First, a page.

Labyrinth: Longing, Loss, Leopards

We went to adopt our two little dogs, Button and Angel, in 2009. I had recently begun writing my first book, so I warned my husband that I would not be much of a co-parent for a while. But it had been long enough since the second of our two beloved shelties had passed. Never one for being dog-less for long, he was willing to sign on as alpha, primary trainer, and “chief bottle washer.” He began eagerly poring over the rescue sites like I imagine many of the lonely do with dating sites. He finally landed on a couple of terrier mutts at a shelter in Sacramento. I remember years ago, a speaker at a conference said, “All terriers have ADD.” Being high enough strung and high enough energy myself, the quieter, and seemingly “monogamous” type shelties were the match for me. But being the primary caregiver licensed my husband to choose. So one wintry Sunday, we piled into his old VW MR2 and set out for Sac. 

It was a sweet little shelter, and I remember cruising the various well-kept cages until we found the selected litter. There were about seven of them. Button was a tiny, mostly mushroom-brown puppy with a curly piglet-like tail and expectant, pleading eyes that seemed to say, “Pick me! Pick me!” She reminded me of myself. And although she later grew up to be a mischievous little rascal who would, as the Grateful Dead song said, “steal your face right off your head,” we did not know that then. Angel looked more like a terrier with a squarish jaw. She had serious, almost sad-looking, wise eyes and scruffy whiskers that reminded me of Einstein. I don’t remember the other sibs; I was pretty taken with Button. And I was also amazed at how these littermate sisters could look so vastly different.

Button and Angel continued to be inseparable throughout their/our life together. Roommates in the womb, they never had any intention of doing anything different, and indeed they lived up to the ADD prediction. The pups had a good long run together until deep in the pandemic when I was now locked down and home all the time. Button began to have many serious health problems requiring much medical attention, and then twice-a-day fluid infusions. My husband would do the difficult medical part at the back of her ever-skinnier little body, and I would entertain the front end with little scraps of homemade cheese. We did all we could to keep her with us, but her little legs got more and more wobbly, to the point where they would collapse under her. Her heroic and devoted dad diligently carried her up and down the stairs and outside to do her business.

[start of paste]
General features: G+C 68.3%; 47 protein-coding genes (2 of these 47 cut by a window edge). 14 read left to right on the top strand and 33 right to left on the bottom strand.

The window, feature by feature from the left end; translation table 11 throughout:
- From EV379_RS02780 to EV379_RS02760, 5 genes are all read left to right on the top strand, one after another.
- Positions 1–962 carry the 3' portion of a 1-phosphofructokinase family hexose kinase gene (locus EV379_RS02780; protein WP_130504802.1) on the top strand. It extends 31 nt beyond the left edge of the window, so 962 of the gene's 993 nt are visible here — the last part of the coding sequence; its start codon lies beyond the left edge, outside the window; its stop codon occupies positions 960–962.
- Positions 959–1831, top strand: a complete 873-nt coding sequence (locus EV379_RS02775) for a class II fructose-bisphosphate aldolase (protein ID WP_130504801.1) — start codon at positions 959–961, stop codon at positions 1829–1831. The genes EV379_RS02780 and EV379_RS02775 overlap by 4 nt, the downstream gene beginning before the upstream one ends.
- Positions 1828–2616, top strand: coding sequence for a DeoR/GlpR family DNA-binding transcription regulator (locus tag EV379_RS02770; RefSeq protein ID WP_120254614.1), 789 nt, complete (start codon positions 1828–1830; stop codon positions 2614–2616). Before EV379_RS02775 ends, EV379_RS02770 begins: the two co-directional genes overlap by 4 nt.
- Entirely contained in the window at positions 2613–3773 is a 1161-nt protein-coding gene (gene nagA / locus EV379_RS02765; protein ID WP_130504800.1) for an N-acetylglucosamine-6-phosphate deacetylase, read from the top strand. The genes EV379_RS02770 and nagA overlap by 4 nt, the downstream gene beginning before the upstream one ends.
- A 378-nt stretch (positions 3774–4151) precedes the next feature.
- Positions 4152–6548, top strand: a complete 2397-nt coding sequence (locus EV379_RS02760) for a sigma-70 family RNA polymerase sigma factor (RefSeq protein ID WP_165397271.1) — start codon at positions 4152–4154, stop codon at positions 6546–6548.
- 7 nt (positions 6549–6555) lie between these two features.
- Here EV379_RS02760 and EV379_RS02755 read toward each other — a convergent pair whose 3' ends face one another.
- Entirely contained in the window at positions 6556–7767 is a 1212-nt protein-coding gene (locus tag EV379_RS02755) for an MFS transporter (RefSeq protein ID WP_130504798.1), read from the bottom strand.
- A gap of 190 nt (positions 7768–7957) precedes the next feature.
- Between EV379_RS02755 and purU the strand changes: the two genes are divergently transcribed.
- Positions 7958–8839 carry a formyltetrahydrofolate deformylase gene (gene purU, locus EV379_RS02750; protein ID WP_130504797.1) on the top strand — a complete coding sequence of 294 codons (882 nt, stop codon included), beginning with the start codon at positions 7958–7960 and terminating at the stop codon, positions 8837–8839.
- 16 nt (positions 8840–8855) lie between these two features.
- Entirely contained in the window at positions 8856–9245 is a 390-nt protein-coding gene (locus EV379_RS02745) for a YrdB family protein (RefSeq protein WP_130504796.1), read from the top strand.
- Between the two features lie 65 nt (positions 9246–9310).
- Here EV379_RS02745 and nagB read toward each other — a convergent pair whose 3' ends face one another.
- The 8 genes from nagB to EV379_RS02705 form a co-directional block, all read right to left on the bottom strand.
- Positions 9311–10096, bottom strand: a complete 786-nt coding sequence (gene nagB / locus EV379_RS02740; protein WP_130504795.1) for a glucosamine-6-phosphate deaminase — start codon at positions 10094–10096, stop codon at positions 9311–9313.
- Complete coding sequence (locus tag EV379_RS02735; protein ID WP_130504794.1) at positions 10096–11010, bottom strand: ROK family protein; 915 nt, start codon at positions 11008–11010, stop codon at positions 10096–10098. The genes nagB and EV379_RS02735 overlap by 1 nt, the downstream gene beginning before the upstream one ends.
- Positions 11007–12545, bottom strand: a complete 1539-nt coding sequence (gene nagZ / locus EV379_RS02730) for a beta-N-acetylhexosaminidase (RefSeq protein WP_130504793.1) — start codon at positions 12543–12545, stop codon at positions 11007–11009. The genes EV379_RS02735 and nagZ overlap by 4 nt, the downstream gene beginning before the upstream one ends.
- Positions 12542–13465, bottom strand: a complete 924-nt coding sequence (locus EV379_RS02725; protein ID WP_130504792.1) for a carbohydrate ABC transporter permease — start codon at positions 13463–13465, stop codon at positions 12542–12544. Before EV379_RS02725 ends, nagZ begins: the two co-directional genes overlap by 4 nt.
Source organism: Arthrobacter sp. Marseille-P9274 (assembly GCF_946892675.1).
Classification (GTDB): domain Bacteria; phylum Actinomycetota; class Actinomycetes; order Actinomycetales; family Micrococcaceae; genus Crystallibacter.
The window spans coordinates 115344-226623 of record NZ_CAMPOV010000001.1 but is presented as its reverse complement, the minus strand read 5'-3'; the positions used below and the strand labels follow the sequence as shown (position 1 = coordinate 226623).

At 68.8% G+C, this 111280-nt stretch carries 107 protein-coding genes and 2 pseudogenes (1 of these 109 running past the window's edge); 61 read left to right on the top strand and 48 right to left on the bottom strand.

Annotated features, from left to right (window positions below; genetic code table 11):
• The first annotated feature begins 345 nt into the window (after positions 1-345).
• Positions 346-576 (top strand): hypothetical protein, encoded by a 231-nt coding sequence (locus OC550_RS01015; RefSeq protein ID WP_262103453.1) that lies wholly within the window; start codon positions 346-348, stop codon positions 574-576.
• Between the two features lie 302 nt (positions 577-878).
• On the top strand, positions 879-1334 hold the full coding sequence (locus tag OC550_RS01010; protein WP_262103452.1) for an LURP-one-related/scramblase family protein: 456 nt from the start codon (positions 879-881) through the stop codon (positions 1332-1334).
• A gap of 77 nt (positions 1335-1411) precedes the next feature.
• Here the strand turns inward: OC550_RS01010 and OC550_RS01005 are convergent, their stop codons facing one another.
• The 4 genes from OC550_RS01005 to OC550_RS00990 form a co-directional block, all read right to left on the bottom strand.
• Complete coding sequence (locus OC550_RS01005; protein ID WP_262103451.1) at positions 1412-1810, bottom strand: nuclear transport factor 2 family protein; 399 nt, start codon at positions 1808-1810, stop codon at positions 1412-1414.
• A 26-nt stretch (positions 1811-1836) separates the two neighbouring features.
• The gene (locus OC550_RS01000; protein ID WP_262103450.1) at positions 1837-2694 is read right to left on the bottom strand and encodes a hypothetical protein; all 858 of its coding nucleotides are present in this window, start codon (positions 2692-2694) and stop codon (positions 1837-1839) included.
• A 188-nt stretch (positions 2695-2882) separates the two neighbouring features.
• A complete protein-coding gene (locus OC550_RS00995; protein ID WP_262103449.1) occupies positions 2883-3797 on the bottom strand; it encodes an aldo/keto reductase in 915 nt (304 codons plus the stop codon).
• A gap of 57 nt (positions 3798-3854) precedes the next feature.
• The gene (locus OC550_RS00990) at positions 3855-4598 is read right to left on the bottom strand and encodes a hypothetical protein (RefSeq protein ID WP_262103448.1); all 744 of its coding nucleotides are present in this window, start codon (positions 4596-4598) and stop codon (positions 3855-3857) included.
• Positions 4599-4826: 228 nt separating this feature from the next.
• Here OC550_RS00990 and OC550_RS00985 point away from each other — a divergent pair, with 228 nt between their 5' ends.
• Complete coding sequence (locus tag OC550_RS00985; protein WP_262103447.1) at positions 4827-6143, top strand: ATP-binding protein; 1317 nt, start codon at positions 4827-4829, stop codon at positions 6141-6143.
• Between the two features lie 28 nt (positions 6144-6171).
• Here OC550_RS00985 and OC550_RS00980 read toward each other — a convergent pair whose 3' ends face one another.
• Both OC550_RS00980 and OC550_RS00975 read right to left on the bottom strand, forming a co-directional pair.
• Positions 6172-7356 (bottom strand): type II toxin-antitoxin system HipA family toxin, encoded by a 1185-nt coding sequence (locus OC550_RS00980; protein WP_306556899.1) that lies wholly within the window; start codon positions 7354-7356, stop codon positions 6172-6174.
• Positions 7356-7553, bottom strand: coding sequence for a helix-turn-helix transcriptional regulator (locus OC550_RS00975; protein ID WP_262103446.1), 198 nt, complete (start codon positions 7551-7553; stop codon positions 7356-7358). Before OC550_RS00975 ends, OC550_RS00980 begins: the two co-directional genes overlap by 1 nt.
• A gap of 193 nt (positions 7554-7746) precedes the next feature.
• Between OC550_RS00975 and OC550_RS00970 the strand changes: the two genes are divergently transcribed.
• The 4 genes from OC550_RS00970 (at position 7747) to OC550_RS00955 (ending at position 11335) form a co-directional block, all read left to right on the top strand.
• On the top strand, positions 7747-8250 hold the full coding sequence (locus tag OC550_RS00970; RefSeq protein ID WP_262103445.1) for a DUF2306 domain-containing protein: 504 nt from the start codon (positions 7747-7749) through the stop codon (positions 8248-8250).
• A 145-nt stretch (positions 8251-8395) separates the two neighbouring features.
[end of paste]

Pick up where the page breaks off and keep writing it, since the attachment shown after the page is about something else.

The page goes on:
Button finally succumbed in 2020. Admittedly it was somewhat of a relief, as well as being so sad. It had become pretty unbearable to watch her suffer, and for Angel as well. When she died, Angel became inconsolable. They had always been together. She could not stop crying. She reminded me of the research I heard of years ago about the “blighted twin.” When twins were initially together in the womb, and one failed to develop and ultimately dissolved away, the other went through life with a deep sense of “something” being missing. If we ever had to leave her alone, which thankfully during the lockdown year was rare, Angel wailed, like in some of the mourning rituals I remember seeing in movies at school. Always shy anyway, grief-stricken Angel cleaved to her dad, making a nest at his feet during his long hours in front of the computer. 

Finally, after perhaps a year and a half, Angel is finding a regulated, calm state. And when her dad goes out, she even has the courage to come upstairs to my home office and, with consent, of course, attend a client session. I recently learned that 2015 research showed that human twins in the womb begin reaching toward each other and touching 14 weeks after gestation. The longing for contact has already begun.

I recently learned that 2015 research showed that human twins in the womb begin reaching toward each other and touching 14 weeks after gestation. The longing for contact has already begun.

Twins reach for each other after just 14 weeks in the womb - our desire for connection and contact begins in the womb.